Law professor Johnny C. Parker recently published a law review article, Understanding The Insurance Policy Appraisal Clause: A Four-Step Program, where he claims that resolving property insurance disputes concerning amounts of loss is an “almost perfect method.” Here’s the quote:

More than one hundred years of judicial and legislative scrutiny has shaped appraisement into an almost perfect method of alternative dispute resolution. Over the past twenty-five years it has stepped out of the shadow cast by arbitration and taken on a life of its own. In the context of insurance, it has become the methodology of choice for resolving disputes over value of property and the amount of an insured loss.

Many appraisers and umpires probably agree that appraisal is the best and most efficient manner to resolve insurance disputes. Yet, many probably think judges, who are not familiar with appraisal, are making it more difficult than it has to be with many different rules which vary significantly from state to state.

For those judges, Professor Parker correctly notes that appraisal is not arbitration:

Appraisement, in particular, is perhaps most often confused with arbitration. While some of the rules of law that apply to arbitration apply in the same manner to appraisement, and the terms have at times been used interchangeably, there is a plain distinction between them. In the proper sense of the term, arbitration presupposes the existence of a dispute or controversy to be tried and determined in a quasi-judicial manner, whereas appraisement is an agreed method of ascertaining value or amount of damage, stipulated in advance, generally as a mere auxiliary or incident feature of a contract, with the object of preventing future disputes, rather than of settling present ones. Liability is not fixed by means of an appraisement; there is only a finding of value, price, or amount of loss or damage. The investigation of arbitrators is in the nature of a judicial inquiry and involves, ordinarily, a hearing and all that is thereby implied. Appraisers, on the other hand, where it is not otherwise provided by the agreement, are generally expected to act upon their own knowledge and investigation, without notice of hearings, are not required to hear evidence or to receive statements of the parties, and are allowed a wide discretion as to the mode of procedure and source of information?

I will be discussing with appraisers and umpires the recommendations that Professor Parker makes concerning disclosure of interest, partiality, and bias this Friday. If you are actively involved with appraisals as part of your livelihood, I strongly suggest you consider attending the Insurance Appraisal and Umpire Association Conference. Here is a link if you have not registered.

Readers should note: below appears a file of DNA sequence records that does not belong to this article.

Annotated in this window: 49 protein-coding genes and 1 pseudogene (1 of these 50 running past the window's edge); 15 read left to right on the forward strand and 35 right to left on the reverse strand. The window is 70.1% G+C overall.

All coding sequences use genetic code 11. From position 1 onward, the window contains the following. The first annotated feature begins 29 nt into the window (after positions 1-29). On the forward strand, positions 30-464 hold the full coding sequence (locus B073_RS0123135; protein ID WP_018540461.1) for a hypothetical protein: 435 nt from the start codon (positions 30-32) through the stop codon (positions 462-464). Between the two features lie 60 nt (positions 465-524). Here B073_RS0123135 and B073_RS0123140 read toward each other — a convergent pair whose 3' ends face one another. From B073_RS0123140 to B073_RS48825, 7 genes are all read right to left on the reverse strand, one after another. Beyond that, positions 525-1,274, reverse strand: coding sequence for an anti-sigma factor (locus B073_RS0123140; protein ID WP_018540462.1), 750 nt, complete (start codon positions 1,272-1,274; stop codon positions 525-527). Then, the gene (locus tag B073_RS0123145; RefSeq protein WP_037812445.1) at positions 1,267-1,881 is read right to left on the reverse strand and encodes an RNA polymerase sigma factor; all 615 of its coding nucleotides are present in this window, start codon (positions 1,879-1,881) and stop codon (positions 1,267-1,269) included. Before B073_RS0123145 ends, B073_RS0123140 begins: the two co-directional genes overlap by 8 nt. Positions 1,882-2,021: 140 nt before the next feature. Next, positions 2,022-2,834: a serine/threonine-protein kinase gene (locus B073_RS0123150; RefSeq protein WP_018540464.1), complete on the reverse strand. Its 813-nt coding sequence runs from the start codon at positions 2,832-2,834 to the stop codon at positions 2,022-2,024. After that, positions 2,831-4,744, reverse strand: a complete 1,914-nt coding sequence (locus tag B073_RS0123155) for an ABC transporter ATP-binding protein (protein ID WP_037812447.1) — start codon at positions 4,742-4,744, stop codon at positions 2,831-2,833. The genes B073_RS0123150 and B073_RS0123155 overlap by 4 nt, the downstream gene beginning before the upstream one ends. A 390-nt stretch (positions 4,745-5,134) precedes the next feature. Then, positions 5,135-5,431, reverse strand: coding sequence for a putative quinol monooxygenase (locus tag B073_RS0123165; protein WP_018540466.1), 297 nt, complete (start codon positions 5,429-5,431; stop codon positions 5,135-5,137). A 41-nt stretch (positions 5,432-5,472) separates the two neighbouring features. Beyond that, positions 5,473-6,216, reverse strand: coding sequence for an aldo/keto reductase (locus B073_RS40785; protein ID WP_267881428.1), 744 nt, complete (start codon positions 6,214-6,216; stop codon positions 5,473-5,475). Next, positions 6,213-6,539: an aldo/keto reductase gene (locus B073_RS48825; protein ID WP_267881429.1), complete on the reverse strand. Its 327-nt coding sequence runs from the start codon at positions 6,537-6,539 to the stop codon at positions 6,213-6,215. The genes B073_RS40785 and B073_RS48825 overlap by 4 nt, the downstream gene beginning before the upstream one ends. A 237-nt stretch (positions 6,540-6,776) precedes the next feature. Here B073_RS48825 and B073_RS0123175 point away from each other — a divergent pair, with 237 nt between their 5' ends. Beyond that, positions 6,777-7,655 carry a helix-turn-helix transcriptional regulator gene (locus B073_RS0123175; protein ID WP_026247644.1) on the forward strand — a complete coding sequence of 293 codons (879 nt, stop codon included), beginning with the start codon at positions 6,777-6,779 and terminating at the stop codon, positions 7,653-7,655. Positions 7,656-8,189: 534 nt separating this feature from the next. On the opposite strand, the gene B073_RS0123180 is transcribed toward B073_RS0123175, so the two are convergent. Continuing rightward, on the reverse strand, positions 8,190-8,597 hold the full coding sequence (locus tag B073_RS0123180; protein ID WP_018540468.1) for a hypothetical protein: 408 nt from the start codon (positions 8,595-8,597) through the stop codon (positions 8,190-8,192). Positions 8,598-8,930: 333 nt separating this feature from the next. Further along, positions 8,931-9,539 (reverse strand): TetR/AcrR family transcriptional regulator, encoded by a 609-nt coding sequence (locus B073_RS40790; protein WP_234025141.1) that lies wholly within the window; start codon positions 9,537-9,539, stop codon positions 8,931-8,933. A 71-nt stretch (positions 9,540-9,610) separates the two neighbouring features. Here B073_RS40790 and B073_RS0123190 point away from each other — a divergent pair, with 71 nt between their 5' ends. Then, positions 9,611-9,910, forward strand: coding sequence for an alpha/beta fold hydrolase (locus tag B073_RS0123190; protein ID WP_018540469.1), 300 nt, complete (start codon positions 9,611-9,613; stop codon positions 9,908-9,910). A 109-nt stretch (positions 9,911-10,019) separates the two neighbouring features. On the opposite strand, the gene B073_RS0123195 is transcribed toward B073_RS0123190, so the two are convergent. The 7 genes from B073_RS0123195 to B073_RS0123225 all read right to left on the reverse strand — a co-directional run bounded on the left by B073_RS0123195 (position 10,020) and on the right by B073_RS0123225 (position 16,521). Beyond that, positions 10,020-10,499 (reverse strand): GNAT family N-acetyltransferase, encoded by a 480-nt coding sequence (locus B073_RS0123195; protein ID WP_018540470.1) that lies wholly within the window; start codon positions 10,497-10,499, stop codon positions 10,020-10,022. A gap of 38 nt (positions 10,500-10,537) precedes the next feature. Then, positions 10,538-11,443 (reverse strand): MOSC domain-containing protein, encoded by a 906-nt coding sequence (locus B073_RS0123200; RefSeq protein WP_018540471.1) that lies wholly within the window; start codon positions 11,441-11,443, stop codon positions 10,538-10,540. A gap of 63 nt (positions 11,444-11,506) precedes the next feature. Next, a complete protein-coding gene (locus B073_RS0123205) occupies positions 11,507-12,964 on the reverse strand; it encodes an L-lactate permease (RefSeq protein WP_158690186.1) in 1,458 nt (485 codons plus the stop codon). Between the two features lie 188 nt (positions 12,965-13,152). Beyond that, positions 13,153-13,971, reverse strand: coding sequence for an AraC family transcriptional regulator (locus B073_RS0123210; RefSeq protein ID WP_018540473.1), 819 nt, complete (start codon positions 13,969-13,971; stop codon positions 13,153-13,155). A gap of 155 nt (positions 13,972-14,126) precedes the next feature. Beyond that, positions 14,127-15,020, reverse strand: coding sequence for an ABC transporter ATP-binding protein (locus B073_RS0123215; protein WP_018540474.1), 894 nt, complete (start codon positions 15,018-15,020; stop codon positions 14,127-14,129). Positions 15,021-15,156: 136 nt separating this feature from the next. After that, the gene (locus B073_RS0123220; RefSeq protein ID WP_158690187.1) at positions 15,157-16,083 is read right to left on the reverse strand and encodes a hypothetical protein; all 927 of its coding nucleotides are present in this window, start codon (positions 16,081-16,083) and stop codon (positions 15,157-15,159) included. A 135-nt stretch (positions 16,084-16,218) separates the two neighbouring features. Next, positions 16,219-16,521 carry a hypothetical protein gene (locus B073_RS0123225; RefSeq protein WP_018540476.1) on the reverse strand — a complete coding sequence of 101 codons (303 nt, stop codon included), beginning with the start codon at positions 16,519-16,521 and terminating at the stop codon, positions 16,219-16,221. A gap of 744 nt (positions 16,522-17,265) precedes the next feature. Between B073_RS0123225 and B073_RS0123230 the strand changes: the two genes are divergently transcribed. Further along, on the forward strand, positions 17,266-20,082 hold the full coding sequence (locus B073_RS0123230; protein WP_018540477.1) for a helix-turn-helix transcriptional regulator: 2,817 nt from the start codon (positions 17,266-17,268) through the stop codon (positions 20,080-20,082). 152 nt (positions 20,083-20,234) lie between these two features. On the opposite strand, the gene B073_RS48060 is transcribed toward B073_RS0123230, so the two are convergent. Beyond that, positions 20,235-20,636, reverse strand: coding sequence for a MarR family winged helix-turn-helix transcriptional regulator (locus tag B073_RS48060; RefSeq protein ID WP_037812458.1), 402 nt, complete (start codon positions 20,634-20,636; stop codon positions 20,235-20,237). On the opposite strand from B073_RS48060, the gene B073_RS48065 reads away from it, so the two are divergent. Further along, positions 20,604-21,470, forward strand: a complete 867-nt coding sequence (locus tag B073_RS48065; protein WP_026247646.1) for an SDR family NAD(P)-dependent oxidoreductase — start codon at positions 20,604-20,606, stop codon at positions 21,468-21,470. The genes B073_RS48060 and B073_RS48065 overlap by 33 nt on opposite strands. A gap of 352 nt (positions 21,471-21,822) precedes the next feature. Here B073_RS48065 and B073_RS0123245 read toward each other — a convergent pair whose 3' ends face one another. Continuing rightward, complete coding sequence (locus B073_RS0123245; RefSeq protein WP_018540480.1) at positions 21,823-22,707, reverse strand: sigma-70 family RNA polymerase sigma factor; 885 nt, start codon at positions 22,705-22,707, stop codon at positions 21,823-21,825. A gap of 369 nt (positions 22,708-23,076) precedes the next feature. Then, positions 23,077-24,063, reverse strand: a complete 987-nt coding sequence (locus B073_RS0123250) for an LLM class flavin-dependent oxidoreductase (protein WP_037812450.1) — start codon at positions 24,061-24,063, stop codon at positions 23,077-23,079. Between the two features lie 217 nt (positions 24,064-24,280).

Positive Thought For The Day

It’s time for us to turn to each other, not on each other.
         —Jesse Jackson

  • Mike Rump

    Chip,Professor Parker is right on the money and it is really nice to see you providing his statement on the value of appraisal. Appraisal has been a very valuable tool for our industry for longer than any of us have been alive and has survived the test of time. The fact that many carriers in Florida have removed appraisal from their policies I believe is a major mistake. I believe these same carriers are now paying the price for removing appraisal from their policies with the huge increase in litigation costs that is the direct result of this action. Having appraisal back in the policy will result in more timely claims settlement and will also reduce litigation costs dramatically. What is not to like. For those on the carrier side who feel they are getting hammered in the appraisal process, I say, hire better appraisers and or pay your claims up front and avoid the appraisal process altogether. In the long run, this will prove to be better for consumers and the carrier’s bottom line. In the long run, both sides will benefit with lower premiums.

  • Chris Lackey

    I am currently involved in an appraisal in New Mexico, I represent the insured and recently received a letter from the insurance carrier settings stipulations as to what might be appraised. The carrier had agreed to pay for roof damage from hail but only to one slope of the roof, the letter stated that slope was the only part of the roof that we could appraise because to appraise the other sections of the roof the carrier had not agreed to pay for would be making a coverage decision and therefore was not allowed. I have been told by several appraisers who appraise on the carriers side that that’s the way it’s done in New Mexico. However, when to produce anything in writing as to these rules no one is able to do so. My opinion is; The carrier has already determined the causation and coverage and that we must appraise for all damages from this covered loss. Please correct me if I am wrong and misunderstand my duties as an appraiser.

  • Chip Merlin


    Thank you for your kind words and your thoughts on the matter.

  • Bob Schmidt

    I am trying to challenge the insurance companies named appraiser stating that he is not disinterested. I sent out a letter with some general questions to be answered by the chosen appraiser. The insurance co. is refusing to have them answered stating that they do not have to answer . They are still trying to bully us into the process without supplying the answers. Whats my next step?